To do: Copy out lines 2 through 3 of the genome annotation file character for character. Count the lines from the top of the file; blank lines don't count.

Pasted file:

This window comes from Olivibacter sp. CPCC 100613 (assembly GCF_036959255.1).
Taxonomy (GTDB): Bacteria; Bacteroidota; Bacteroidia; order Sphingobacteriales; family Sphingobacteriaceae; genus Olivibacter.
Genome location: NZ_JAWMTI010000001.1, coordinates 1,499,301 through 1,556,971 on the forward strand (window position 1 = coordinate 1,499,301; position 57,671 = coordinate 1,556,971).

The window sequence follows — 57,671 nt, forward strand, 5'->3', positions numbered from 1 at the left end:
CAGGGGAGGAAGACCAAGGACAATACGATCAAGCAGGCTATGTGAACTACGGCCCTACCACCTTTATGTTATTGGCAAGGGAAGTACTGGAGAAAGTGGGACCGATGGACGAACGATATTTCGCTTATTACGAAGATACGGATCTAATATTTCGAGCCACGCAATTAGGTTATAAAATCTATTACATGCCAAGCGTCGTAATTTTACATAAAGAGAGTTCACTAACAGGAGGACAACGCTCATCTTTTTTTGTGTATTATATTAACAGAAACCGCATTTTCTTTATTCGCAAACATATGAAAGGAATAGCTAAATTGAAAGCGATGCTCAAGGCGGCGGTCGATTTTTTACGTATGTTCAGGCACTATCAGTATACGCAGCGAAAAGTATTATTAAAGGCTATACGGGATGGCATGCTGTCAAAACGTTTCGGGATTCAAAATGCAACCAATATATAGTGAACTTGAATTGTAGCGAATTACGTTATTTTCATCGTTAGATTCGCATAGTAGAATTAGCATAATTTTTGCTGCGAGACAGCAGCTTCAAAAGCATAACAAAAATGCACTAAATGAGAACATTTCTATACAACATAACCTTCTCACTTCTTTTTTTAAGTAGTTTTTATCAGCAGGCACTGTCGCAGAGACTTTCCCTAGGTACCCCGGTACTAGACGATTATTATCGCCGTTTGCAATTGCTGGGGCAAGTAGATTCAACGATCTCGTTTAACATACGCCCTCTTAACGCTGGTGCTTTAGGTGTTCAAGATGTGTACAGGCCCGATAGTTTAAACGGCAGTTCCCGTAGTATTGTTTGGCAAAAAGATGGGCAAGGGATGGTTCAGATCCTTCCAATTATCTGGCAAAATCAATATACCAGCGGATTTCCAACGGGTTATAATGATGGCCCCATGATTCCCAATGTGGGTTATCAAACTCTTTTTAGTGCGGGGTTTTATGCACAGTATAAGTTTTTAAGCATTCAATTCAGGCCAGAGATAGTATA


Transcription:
Taxonomy (GTDB): Bacteria; Bacteroidota; Bacteroidia; order Sphingobacteriales; family Sphingobacteriaceae; genus Olivibacter.
Genome location: NZ_JAWMTI010000001.1, coordinates 1,499,301 through 1,556,971 on the forward strand (window position 1 = coordinate 1,499,301; position 57,671 = coordinate 1,556,971).